Knight Diversity of Asset Managers Research Series: Higher Education 2024

April 2024
U.S. colleges and universities collectively hold over $800 billion in their endowments. Most schools are outspoken about promoting diversity, yet few of the wealthiest are willing to disclose how much, if any, of their endowments are managed by firms owned by women or minority-group members. 

For this paper, the NYU Stern Center for Business and Human Rights partnered with Knight Foundation and Global Economics Group to gain insight into diversity of ownership among firms managing money for the 25 largest public and the 25 largest private university endowments. The paper builds on our 2022 interim report by providing additional and updated data, but 24 of the 50 schools eligible for the study still chose not to participate. Among the 18 schools that shared independently verifiable data, we found that a range of zero to 38.5% of their U.S.-based assets under management were invested with diverse-owned firms. However, given that fewer than half of the schools were willing to share full datasets for analysis, we cannot yet identify a meaningful baseline from which to measure future progress.

Addressing diversity among asset managers for university endowments is urgent. 

Despite studies showing they perform as well as firms owned by white men, there is significant underutilization of diverse-owned asset management firms, which managed just 1.4% of U.S.-based AUM as of 2021. To uphold their own commitment to serving diverse communities of students and alumni, universities need to ensure they are providing equal opportunities to asset management firms owned by women and people of color. Preventing the exclusion of diverse-owned firms is also crucial to ensuring that talented investment professionals are not overlooked. Universities recognize and act on the need for enhanced diversity in other areas of their operations; it is past time to do so in their investments.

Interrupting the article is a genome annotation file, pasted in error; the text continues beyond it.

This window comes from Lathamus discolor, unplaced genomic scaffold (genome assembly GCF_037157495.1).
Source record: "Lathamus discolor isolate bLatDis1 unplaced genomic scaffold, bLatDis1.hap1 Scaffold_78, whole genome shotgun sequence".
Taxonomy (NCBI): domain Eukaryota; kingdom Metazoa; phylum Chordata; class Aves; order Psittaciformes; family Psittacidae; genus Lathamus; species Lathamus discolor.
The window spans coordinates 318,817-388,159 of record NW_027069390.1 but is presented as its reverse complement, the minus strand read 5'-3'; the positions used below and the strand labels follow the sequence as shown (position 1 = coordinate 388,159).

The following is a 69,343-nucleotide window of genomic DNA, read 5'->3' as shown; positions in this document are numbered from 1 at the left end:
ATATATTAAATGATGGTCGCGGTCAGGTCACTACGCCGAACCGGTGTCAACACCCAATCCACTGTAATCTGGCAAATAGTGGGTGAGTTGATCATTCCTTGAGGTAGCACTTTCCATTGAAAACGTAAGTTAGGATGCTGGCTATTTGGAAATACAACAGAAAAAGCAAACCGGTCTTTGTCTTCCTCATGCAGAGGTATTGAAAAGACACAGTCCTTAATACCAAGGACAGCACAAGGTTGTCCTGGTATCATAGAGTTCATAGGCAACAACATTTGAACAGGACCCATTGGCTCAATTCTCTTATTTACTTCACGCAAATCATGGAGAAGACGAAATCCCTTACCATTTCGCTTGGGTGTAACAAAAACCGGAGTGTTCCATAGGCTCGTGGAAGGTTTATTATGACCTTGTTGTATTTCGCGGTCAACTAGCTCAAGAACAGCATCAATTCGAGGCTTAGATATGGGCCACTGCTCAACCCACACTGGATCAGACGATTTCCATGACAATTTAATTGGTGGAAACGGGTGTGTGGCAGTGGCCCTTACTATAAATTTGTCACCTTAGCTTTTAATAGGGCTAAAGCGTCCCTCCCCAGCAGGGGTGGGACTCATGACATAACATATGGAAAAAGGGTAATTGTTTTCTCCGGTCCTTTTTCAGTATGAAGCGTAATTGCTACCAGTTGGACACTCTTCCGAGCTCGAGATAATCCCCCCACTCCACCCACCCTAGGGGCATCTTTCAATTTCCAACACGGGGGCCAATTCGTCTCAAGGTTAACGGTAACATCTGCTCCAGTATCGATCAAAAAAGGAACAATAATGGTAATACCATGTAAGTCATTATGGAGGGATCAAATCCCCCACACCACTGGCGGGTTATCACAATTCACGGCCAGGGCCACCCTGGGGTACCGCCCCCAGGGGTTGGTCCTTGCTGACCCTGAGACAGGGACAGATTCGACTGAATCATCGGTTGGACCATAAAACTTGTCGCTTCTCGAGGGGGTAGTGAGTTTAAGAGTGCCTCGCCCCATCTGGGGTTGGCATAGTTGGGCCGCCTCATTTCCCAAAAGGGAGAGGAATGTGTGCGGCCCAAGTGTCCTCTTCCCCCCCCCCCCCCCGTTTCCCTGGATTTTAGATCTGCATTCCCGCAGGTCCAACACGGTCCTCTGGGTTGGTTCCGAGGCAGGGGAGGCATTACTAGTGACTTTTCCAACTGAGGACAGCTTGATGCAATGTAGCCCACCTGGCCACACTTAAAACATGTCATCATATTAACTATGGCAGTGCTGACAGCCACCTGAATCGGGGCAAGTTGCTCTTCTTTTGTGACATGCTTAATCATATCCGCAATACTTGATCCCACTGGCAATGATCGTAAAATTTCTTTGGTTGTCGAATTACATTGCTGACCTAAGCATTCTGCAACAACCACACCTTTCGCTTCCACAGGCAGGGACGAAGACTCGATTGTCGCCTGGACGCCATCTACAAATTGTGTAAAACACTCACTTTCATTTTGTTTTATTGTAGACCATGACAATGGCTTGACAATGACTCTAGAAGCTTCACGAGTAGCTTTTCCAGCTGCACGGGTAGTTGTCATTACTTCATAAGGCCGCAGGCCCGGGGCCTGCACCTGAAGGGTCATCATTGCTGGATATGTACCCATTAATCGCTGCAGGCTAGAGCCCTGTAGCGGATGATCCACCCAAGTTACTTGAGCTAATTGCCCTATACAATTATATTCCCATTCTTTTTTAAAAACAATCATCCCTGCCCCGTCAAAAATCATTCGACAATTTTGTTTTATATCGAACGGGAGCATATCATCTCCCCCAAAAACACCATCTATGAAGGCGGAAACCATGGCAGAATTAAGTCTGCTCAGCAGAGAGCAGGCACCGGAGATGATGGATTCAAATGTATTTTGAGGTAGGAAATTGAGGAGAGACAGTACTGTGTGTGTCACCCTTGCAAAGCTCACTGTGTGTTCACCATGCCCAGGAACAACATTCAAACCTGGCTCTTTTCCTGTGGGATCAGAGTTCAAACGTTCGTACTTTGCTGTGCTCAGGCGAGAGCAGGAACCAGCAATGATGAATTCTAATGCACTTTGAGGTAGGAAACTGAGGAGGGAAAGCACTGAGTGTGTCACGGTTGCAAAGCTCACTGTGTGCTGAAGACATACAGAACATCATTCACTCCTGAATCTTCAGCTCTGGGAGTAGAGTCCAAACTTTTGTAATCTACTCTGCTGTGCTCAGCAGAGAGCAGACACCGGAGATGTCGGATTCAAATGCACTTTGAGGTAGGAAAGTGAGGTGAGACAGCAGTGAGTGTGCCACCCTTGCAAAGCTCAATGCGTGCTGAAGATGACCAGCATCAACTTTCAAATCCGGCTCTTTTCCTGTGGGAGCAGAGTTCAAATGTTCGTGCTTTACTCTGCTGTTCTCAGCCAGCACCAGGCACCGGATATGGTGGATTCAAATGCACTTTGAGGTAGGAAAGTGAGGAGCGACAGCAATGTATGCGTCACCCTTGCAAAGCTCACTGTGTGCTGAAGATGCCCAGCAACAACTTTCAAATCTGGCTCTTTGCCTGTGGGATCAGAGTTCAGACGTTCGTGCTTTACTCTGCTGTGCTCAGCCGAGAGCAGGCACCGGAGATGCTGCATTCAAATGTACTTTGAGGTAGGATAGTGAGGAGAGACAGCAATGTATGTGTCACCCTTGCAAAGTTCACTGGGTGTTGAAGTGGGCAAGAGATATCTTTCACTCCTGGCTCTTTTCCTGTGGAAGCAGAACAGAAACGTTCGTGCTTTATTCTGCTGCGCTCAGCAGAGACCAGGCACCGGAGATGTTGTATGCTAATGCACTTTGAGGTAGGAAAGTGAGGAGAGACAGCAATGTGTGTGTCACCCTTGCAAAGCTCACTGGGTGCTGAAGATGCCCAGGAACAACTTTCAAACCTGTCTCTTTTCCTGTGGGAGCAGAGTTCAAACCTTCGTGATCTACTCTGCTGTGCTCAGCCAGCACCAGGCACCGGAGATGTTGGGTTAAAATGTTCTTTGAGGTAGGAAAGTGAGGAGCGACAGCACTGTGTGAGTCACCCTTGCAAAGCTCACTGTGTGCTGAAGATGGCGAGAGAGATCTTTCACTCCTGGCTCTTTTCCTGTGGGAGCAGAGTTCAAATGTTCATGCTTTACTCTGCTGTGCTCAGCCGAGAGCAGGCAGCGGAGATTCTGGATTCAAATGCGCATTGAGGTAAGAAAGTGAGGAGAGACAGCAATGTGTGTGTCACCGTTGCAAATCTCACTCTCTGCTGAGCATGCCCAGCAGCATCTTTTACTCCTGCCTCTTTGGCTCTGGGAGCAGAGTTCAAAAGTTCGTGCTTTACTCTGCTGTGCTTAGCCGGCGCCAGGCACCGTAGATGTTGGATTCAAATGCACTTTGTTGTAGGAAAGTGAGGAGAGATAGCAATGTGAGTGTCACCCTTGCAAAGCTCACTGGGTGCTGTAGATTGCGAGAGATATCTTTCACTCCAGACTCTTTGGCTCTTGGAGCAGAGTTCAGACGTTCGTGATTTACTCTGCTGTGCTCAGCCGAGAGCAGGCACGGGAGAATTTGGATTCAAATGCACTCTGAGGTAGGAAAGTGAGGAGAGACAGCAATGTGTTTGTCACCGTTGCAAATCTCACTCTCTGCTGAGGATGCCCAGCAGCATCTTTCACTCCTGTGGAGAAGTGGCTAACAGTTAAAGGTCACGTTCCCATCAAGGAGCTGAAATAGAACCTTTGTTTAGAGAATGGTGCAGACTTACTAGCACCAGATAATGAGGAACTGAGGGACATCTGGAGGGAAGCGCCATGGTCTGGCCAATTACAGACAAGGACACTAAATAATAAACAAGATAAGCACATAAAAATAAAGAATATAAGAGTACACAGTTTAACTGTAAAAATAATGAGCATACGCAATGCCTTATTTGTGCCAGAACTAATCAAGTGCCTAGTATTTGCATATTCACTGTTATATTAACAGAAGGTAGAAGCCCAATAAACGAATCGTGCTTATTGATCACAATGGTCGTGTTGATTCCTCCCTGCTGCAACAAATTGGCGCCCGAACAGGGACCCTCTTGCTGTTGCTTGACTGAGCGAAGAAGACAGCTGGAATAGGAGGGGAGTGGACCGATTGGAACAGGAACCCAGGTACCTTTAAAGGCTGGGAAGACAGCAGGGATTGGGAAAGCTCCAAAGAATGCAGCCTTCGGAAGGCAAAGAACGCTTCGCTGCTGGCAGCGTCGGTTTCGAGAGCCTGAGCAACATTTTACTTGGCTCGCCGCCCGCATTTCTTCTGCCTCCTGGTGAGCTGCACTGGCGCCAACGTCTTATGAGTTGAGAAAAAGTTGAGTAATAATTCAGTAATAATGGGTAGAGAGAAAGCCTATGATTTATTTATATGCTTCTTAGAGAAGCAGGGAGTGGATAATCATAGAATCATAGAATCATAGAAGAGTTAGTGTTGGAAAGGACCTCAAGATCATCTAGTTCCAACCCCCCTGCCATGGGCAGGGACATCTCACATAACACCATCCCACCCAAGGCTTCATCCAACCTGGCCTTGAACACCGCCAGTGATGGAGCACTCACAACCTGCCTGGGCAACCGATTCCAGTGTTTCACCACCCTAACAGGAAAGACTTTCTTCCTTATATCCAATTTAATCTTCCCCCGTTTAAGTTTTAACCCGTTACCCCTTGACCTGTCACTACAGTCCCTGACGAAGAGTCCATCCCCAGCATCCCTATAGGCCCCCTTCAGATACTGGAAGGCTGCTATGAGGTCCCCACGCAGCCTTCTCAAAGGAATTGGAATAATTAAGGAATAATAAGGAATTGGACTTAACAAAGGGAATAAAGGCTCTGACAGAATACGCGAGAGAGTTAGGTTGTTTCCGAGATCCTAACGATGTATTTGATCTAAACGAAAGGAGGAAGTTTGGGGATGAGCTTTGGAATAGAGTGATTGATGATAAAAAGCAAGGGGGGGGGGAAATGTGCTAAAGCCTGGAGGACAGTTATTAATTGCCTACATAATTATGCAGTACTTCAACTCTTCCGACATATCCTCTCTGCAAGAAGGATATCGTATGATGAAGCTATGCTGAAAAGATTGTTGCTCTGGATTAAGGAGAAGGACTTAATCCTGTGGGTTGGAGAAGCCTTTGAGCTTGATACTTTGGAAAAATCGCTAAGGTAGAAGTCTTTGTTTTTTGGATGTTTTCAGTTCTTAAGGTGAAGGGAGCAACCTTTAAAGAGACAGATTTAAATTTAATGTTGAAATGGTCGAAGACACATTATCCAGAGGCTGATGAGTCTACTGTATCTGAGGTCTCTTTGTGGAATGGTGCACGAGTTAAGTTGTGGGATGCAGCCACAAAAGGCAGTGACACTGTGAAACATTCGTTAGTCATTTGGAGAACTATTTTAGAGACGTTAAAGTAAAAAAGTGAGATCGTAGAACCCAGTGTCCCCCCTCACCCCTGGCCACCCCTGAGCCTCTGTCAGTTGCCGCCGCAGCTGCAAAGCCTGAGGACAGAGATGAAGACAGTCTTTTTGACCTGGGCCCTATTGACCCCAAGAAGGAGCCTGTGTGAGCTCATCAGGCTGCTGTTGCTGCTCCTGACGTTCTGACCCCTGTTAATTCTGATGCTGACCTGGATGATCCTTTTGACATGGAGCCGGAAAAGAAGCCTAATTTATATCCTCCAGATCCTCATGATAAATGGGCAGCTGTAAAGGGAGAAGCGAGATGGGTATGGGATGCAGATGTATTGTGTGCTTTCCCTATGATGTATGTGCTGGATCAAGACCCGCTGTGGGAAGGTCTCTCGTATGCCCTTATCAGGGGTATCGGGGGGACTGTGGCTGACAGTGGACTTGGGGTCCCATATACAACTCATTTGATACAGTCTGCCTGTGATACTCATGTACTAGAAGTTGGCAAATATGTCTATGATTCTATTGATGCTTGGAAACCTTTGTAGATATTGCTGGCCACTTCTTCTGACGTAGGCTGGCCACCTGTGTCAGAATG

More and better data is necessary to move the needle. 

Universities should treat this as a business priority, in part by allocating resources and partnering with external organizations that can help to expand networks and uncover problematic policies. And as with all business priorities, progress should be measured and reported on. Transparency and improved datasets will allow for more effective conversations across universities and stakeholders about which efforts are leading to results.

Read the paper here: Knight Diversity of Asset Managers Research Series: Higher Education 2024


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